Acknowledging National Disability Independence Day

By Eve J. Higginbotham SM, MD, ML

The vision of our shared initiative, Action for Cultural Transformation (ACT) is to build a more inclusive culture.  Since its inception, progress has been made on a number of key initiatives however, as many have stated in the process, “This is not a sprint but a marathon.”  Achieving that goal comes in many forms.  One notable strategy is to understand key policies and opportunities to optimize the lives of our patients, colleagues, and members of our family. 

Today, July 26th marks the 32nd anniversary of the passage of the Americans with Disabilities Act (ADA), a critically transformative Civil Rights legislation that facilitates and reassures the full engagement of individuals with disabilities in the community. As a result of the ADA, it has been estimated that 25% of Americans with a disability are now experiencing greater ability to enhance function in both the workplace and in the community.

The World Health Organization reminds us that disability is a global health issue, affecting one in seven people worldwide and in fact at some point in our life, we all may experience some form of disability.  This is also a human rights issue, recognizing the discrimination that many in this community face and the lack of autonomy when they seek care.  It is also a development priority, given the prevalence in lower income countries and the close connection to poverty.  It is estimated that 15% of the world’s population lives with a disability, including as many as 93 million children. And in our own community in Philadelphia, the link between poverty and disability deserves greater attention.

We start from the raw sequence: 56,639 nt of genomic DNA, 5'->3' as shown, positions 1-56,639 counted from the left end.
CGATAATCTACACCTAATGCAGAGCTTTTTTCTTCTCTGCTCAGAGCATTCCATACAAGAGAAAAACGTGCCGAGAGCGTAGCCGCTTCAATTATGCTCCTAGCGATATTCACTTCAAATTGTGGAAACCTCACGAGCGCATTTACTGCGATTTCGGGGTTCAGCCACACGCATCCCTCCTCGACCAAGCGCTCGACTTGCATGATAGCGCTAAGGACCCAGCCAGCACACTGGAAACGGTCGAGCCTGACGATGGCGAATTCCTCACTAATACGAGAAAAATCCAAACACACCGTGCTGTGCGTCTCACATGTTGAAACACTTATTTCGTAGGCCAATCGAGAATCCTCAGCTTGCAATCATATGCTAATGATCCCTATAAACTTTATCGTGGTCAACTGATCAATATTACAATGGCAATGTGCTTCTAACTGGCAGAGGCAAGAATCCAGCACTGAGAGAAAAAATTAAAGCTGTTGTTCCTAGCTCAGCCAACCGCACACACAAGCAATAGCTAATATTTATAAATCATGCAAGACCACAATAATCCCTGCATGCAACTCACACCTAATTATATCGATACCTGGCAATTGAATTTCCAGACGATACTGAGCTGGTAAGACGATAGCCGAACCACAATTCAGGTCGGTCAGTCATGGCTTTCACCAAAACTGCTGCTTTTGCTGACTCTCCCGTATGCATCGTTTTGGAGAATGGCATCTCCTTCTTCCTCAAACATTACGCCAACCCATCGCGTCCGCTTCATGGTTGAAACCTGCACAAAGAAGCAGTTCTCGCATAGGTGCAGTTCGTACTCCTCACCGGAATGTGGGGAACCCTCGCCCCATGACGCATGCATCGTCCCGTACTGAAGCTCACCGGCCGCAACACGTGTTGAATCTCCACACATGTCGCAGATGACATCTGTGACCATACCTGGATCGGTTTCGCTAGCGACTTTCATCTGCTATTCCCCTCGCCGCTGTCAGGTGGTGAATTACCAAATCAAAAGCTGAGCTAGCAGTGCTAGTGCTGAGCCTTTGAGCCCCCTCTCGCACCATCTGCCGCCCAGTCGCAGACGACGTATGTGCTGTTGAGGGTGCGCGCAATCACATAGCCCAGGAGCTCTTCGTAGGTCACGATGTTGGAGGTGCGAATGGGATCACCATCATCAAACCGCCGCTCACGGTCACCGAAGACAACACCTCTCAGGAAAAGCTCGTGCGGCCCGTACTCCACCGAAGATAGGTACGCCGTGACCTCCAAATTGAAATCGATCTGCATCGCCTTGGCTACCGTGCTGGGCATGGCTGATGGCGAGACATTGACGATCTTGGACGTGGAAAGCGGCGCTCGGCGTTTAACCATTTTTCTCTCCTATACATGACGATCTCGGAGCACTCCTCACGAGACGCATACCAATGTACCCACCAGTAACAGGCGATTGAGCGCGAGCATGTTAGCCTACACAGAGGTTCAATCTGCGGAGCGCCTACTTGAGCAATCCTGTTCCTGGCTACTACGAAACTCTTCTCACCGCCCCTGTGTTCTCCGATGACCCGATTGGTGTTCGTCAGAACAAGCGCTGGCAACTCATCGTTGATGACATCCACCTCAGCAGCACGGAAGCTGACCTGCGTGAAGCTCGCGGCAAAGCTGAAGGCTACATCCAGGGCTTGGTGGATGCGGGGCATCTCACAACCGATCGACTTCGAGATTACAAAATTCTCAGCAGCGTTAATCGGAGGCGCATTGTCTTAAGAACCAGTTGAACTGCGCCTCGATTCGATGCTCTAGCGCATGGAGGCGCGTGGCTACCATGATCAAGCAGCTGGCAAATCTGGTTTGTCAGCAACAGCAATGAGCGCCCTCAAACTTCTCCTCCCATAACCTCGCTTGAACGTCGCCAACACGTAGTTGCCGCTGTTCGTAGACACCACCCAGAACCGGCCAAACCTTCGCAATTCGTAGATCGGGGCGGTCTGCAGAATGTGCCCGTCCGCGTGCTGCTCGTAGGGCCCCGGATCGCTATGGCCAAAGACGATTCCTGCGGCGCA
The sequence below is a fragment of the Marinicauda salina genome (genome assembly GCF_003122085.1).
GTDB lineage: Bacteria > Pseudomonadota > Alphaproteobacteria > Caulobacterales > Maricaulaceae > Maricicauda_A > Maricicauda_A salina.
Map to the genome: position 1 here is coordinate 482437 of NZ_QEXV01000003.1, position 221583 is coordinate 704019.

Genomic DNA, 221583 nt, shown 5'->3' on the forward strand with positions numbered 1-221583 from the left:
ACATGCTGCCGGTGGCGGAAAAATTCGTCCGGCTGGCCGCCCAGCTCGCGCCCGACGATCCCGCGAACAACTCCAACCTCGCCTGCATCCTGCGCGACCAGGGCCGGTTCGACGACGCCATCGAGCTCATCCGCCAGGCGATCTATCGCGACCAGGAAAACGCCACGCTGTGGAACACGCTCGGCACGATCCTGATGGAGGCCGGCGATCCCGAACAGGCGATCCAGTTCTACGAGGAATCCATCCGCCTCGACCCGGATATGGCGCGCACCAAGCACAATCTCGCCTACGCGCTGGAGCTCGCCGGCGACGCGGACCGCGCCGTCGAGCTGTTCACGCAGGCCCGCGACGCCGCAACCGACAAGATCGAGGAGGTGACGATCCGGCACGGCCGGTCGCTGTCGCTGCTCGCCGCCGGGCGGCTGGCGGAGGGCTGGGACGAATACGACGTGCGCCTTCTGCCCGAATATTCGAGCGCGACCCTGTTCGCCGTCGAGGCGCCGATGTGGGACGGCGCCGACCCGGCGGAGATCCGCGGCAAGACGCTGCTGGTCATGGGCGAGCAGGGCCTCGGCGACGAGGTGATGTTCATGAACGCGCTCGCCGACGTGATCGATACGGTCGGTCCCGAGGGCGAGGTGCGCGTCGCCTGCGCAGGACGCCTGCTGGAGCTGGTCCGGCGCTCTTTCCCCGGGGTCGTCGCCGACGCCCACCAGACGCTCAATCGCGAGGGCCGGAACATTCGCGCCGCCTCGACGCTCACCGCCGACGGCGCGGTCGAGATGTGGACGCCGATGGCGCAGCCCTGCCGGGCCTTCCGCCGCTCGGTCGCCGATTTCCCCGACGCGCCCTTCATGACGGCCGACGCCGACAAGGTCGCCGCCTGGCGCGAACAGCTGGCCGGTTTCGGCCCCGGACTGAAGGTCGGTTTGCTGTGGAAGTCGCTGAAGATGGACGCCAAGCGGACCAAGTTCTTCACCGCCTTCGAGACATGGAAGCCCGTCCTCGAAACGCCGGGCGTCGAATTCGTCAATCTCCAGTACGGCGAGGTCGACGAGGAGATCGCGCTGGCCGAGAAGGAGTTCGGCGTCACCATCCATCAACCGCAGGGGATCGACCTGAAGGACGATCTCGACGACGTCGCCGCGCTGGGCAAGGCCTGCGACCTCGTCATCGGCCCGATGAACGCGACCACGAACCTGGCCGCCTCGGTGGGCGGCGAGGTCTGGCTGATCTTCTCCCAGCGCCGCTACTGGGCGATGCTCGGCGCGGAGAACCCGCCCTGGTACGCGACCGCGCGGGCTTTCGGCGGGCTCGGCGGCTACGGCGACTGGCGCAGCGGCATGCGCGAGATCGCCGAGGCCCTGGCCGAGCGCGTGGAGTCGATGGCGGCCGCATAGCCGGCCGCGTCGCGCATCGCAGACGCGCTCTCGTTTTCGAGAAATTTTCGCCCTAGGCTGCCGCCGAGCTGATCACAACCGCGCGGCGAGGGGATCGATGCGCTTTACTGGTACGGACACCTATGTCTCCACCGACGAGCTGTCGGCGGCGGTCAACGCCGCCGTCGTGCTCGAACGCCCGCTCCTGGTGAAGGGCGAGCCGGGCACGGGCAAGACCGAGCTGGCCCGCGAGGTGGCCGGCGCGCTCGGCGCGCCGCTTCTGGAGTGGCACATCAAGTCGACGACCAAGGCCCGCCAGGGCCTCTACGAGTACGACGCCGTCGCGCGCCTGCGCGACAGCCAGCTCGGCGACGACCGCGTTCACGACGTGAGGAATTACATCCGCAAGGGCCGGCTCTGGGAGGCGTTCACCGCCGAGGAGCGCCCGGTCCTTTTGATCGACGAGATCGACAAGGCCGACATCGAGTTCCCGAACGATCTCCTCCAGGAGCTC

As a health care system, educational, and research institution, it is important for us to keep in mind our responsibility as members of the Penn Medicine Community, considering the significance of this day:

  •               To ensure fair treatment of everyone with whom we interact;
  •               Ensure that our communications and physical environment are understandable and usable by everyone;
  •               Continuously assess our facilities and systems to ensure that every person has the ability to use them to the maximum extent possible;
  •               Ensure that everyone with our community has the chance to achieve their personal and professional goals without barriers.

Helen Keller holds a very special place in the hearts and minds of Americans and as an ophthalmologist, she brings to mind a number of moments when I have sought to bolster the hopes of patients, particularly those in fear of visual impairment.  This quote attributed to her, reminds us all of what we can bring to the workplace and our daily lives: “Optimism is the faith that leads to achievement. Nothing can be done without hope and confidence.” These are words for all of us to remember every day. We all have the chance to make a difference in the lives of others every day. It begins with the belief that we can achieve our goals.